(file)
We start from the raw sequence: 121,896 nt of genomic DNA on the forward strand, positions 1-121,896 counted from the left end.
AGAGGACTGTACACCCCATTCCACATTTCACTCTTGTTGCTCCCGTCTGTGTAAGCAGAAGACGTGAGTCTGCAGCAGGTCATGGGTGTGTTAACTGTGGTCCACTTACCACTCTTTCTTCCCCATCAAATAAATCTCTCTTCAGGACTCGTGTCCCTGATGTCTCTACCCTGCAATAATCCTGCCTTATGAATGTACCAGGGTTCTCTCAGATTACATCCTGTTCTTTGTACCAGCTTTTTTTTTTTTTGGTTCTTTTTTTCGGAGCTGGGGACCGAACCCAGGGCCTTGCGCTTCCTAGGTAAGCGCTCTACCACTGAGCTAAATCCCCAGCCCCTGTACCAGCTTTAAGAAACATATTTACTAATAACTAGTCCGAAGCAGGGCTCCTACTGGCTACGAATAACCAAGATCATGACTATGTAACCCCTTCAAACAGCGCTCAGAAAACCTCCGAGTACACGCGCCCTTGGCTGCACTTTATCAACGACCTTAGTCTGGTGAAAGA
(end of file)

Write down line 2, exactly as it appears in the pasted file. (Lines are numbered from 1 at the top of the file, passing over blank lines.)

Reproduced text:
AGAGGACTGTACACCCCATTCCACATTTCACTCTTGTTGCTCCCGTCTGTGTAAGCAGAAGACGTGAGTCTGCAGCAGGTCATGGGTGTGTTAACTGTGGTCCACTTACCACTCTTTCTTCCCCATCAAATAAATCTCTCTTCAGGACTCGTGTCCCTGATGTCTCTACCCTGCAATAATCCTGCCTTATGAATGTACCAGGGTTCTCTCAGATTACATCCTGTTCTTTGTACCAGCTTTTTTTTTTTTTGGTTCTTTTTTTCGGAGCTGGGGACCGAACCCAGGGCCTTGCGCTTCCTAGGTAAGCGCTCTACCACTGAGCTAAATCCCCAGCCCCTGTACCAGCTTTAAGAAACATATTTACTAATAACTAGTCCGAAGCAGGGCTCCTACTGGCTACGAATAACCAAGATCATGACTATGTAACCCCTTCAAACAGCGCTCAGAAAACCTCCGAGTACACGCGCCCTTGGCTGCACTTTATCAACGACCTTAGTCTGGTGAAAGA